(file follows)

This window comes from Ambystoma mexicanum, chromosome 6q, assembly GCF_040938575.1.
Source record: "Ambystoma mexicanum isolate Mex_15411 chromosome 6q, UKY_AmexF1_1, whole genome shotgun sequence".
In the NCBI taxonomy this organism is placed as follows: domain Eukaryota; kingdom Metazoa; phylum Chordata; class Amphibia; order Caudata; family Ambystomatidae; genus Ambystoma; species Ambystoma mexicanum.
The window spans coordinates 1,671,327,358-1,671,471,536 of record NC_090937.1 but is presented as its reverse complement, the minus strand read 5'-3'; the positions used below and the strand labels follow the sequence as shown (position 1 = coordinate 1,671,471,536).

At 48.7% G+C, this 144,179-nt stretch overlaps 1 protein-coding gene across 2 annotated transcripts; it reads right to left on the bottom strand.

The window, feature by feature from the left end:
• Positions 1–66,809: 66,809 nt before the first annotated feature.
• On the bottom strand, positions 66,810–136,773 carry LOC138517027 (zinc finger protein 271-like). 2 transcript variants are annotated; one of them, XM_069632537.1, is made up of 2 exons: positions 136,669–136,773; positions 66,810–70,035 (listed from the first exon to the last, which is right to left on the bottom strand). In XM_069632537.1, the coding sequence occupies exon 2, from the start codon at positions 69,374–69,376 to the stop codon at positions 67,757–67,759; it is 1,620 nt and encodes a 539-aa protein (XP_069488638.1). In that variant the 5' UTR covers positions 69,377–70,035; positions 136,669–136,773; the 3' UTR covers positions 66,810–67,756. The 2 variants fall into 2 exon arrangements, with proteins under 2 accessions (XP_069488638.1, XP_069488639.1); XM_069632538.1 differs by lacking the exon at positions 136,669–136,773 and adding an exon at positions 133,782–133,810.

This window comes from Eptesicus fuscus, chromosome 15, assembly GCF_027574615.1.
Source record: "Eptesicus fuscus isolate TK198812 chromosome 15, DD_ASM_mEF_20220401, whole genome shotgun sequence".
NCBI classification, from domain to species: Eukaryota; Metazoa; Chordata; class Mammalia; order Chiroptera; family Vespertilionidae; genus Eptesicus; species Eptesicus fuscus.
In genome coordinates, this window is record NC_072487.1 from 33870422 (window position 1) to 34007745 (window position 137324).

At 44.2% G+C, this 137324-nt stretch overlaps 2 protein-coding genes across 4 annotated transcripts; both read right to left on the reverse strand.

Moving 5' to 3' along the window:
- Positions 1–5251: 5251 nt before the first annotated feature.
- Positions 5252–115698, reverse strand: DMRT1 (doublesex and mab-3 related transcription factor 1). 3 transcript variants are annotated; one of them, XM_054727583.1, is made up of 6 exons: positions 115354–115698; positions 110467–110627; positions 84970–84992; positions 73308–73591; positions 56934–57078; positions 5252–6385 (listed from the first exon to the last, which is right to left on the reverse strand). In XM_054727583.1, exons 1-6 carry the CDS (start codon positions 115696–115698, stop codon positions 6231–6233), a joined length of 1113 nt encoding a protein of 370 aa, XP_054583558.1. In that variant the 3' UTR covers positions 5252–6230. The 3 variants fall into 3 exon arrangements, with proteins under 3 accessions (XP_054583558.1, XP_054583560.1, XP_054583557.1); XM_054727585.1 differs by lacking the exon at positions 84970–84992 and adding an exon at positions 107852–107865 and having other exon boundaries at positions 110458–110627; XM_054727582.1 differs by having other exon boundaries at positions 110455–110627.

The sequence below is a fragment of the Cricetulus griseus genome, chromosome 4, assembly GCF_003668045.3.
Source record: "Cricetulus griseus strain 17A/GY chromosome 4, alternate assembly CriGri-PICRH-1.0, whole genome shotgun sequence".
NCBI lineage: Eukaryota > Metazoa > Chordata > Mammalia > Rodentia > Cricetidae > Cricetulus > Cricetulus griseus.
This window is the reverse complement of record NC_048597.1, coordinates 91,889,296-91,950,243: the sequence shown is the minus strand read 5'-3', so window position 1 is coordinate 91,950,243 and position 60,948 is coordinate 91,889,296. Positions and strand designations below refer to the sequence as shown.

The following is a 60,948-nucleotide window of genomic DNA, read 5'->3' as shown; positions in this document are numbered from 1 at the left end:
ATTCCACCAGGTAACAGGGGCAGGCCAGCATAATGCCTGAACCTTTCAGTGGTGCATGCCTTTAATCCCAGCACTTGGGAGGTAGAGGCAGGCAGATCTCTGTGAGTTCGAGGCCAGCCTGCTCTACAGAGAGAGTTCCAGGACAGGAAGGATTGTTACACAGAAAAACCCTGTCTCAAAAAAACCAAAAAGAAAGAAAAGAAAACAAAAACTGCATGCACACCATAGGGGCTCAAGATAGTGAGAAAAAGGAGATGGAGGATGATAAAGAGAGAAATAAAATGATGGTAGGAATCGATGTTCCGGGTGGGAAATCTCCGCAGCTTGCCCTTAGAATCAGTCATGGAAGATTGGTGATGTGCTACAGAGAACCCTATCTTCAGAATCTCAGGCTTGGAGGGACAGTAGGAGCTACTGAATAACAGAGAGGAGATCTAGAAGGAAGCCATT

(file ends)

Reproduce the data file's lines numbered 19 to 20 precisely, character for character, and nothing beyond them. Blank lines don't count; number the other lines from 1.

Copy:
NCBI lineage: Eukaryota > Metazoa > Chordata > Mammalia > Rodentia > Cricetidae > Cricetulus > Cricetulus griseus.
This window is the reverse complement of record NC_048597.1, coordinates 91,889,296-91,950,243: the sequence shown is the minus strand read 5'-3', so window position 1 is coordinate 91,950,243 and position 60,948 is coordinate 91,889,296. Positions and strand designations below refer to the sequence as shown.